Our view of the case is that the parties herein gambled and speculated on the date of the termination of the war and the liberation of the Philippines by America. This can be gleaned from the stipulation about redemption, particularly that portion to the effect that redemption could be effected not before the expiration of one year from June 24, 1944. The plaintiffs, to be sure that the redemption price should be paid in Philippine currency after liberation, must have wanted a relatively long period, — say two or more years, before the land could be redeemed; the defendant, however, must have wanted as short a period as possible so that she could redeem the land during the Japanese occupation and in the same Japanese currency which was fast depreciating. Both parties took chances and ran quite a serious risk. If by July 1945 the Philippines, particularly Laguna, was still under the Japanese rule and occupation, defendant Miguela could redeem the property with Japanese war notes which, considering the steady and fast depreciation of said notes since 1943, shall have been nigh worthless, though still legal tender. If, however, by July 1945, the Philippines shall have been liberated, then the defendant must redeem the land in Philippine currency and in the same amount of P5,000.
This kind of agreement is permitted by law. We find nothing immoral or unlawful in it. It may be viewed in the same light as insurance contracts, or sales of grain, sugar or other commodities to be delivered at some future date, whose price is subject to fluctuation, and may, at the time of delivery, be way above or below the sales price.
Recently, this Court decided a similar case on the same principle. (Roño v. Gomez, G.R. No. L-1927). 1 One who borrowed P4,000 in Japanese military notes on October 5, 1944, to be paid one year after, in currency then prevailing was ordered to pay said sum after October 5, 1945, that is, after liberation, in Philippine currency. It is true that in that case, there was express stipulation that the loan was to be paid in the currency prevailing at the time of repayment, while in the present case, such stipulation is absent. But it is clear that such agreement is unnecessary and superfluous. In the absence of any agreement to the contrary, it is always understood that all payment of an obligation is to be made in legal tender, namely, Philippine silver peso, half peso and gold coins of the United States. (Section 1612, Rev. Adm. Code.) In fact, one may regard the present case as a stronger one in the sense that while in the Roño case, the obligor was compelled to discharge an obligation which because of the difference in currency, proved quite burdensome, though all in accordance to law, here the appellee need not pay back the repurchase price if she does not want to.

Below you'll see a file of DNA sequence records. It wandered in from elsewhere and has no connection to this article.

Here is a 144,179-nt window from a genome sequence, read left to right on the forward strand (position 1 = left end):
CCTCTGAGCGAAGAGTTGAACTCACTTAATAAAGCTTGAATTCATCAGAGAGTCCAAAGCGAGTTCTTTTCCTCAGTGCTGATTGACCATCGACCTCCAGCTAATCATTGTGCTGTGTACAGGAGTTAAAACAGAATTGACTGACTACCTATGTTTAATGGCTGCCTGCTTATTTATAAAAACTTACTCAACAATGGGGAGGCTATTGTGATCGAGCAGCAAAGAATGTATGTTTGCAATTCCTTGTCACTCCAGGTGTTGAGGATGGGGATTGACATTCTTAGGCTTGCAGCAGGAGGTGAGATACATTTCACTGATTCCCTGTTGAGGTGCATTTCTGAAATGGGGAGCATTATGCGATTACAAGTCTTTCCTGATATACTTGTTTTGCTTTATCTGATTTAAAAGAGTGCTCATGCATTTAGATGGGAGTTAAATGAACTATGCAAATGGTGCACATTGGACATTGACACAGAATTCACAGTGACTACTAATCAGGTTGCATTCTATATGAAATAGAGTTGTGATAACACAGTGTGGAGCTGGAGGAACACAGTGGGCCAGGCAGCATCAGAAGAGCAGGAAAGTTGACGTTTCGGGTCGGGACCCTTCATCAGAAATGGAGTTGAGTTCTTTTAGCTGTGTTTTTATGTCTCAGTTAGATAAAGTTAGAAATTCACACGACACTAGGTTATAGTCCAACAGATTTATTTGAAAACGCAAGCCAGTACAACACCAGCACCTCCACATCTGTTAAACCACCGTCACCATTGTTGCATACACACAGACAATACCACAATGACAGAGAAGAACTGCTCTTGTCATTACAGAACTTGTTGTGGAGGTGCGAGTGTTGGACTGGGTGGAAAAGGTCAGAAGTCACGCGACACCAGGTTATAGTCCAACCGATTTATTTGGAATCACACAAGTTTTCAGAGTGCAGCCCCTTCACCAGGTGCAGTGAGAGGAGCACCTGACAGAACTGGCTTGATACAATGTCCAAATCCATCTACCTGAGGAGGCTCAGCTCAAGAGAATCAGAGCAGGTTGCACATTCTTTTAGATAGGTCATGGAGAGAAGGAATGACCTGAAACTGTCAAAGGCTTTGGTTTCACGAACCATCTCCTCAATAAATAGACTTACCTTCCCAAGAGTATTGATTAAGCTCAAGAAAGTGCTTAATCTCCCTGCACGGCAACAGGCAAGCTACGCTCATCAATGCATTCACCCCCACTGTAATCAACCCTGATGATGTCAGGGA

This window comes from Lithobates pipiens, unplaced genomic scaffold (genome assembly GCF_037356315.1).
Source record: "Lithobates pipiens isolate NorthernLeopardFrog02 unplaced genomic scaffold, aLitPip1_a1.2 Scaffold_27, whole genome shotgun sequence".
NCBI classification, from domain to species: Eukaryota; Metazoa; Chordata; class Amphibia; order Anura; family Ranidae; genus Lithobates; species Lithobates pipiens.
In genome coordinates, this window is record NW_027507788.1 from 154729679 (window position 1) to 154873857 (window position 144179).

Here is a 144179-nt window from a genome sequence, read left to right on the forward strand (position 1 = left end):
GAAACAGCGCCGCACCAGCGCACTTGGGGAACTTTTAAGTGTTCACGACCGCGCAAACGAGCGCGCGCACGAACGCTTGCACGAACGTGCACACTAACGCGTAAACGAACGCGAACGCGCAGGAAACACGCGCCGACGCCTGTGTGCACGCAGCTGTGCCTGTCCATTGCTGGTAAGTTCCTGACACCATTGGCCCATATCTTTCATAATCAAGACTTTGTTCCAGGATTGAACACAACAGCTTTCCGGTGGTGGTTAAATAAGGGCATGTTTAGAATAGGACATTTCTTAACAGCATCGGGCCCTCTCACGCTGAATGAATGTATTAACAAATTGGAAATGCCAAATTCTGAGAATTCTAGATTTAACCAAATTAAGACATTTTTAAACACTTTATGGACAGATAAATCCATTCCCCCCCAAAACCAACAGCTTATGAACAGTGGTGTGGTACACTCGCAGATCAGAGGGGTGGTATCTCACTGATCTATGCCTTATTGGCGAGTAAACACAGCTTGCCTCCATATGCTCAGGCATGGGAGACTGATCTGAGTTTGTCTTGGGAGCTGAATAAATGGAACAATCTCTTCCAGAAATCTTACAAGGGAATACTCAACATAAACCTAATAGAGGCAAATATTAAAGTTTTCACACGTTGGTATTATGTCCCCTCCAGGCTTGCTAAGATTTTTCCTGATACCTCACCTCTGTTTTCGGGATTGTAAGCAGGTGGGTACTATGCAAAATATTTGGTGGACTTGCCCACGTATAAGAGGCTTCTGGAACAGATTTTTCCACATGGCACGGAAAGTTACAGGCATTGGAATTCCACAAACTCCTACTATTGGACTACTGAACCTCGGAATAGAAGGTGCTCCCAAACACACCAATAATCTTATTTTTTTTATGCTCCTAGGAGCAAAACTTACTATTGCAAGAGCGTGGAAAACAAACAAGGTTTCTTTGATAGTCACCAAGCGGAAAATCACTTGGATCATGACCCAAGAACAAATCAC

In view of the foregoing, we find that the redemption should be made at P5,000 Philippine currency. Should appellee Tabia fail to exercise her right to repurchase within thirty days from the date this decision becomes final, the plaintiffs may take the necessary steps indicated by the Court of Appeals to have the title to the parcel transferred to them. With this modification, the decision of the Court of Appeals is hereby affirmed, with costs.
, Ozaeta, Bengzon, Tuason and Reyes, JJ.
, concurring:chanrob1es virtual 1aw library
I concur in the result of the decision of the majority, because it is in conformity with one of the following rules (e) that we may lay down for the guidance of practicing attorneys and inferior courts.